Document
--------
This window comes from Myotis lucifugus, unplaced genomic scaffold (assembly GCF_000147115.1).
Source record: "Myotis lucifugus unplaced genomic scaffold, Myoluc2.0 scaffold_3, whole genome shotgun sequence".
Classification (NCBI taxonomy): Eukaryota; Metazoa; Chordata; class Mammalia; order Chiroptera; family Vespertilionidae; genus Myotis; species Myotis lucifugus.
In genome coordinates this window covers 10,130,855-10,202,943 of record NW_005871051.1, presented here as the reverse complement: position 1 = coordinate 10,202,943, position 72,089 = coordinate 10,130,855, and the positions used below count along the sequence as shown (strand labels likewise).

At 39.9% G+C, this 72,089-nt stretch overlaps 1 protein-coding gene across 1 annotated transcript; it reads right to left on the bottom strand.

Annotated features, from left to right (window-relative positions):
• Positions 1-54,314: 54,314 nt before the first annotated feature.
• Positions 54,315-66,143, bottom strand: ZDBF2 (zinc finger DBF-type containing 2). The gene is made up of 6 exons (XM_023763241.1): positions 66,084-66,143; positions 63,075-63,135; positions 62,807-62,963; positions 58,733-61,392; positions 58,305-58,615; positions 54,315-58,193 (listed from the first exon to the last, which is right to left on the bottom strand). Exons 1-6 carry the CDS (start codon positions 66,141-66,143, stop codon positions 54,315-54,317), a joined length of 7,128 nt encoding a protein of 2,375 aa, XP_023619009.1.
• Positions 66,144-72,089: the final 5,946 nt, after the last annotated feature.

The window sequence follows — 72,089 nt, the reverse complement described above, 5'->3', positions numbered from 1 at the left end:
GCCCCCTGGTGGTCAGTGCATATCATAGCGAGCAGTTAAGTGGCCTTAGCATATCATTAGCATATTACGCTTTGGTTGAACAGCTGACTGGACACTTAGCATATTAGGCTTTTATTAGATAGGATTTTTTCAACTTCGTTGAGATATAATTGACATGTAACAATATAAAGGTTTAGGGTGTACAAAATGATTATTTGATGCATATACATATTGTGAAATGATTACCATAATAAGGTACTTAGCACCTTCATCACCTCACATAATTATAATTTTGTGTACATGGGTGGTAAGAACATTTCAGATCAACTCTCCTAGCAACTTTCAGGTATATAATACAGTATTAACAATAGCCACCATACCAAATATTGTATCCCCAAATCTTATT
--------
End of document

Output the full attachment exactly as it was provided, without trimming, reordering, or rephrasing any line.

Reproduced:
This window comes from Myotis lucifugus, unplaced genomic scaffold (assembly GCF_000147115.1).
Source record: "Myotis lucifugus unplaced genomic scaffold, Myoluc2.0 scaffold_3, whole genome shotgun sequence".
Classification (NCBI taxonomy): Eukaryota; Metazoa; Chordata; class Mammalia; order Chiroptera; family Vespertilionidae; genus Myotis; species Myotis lucifugus.
In genome coordinates this window covers 10,130,855-10,202,943 of record NW_005871051.1, presented here as the reverse complement: position 1 = coordinate 10,202,943, position 72,089 = coordinate 10,130,855, and the positions used below count along the sequence as shown (strand labels likewise).

At 39.9% G+C, this 72,089-nt stretch overlaps 1 protein-coding gene across 1 annotated transcript; it reads right to left on the bottom strand.

Annotated features, from left to right (window-relative positions):
• Positions 1-54,314: 54,314 nt before the first annotated feature.
• Positions 54,315-66,143, bottom strand: ZDBF2 (zinc finger DBF-type containing 2). The gene is made up of 6 exons (XM_023763241.1): positions 66,084-66,143; positions 63,075-63,135; positions 62,807-62,963; positions 58,733-61,392; positions 58,305-58,615; positions 54,315-58,193 (listed from the first exon to the last, which is right to left on the bottom strand). Exons 1-6 carry the CDS (start codon positions 66,141-66,143, stop codon positions 54,315-54,317), a joined length of 7,128 nt encoding a protein of 2,375 aa, XP_023619009.1.
• Positions 66,144-72,089: the final 5,946 nt, after the last annotated feature.

The window sequence follows — 72,089 nt, the reverse complement described above, 5'->3', positions numbered from 1 at the left end:
GCCCCCTGGTGGTCAGTGCATATCATAGCGAGCAGTTAAGTGGCCTTAGCATATCATTAGCATATTACGCTTTGGTTGAACAGCTGACTGGACACTTAGCATATTAGGCTTTTATTAGATAGGATTTTTTCAACTTCGTTGAGATATAATTGACATGTAACAATATAAAGGTTTAGGGTGTACAAAATGATTATTTGATGCATATACATATTGTGAAATGATTACCATAATAAGGTACTTAGCACCTTCATCACCTCACATAATTATAATTTTGTGTACATGGGTGGTAAGAACATTTCAGATCAACTCTCCTAGCAACTTTCAGGTATATAATACAGTATTAACAATAGCCACCATACCAAATATTGTATCCCCAAATCTTATT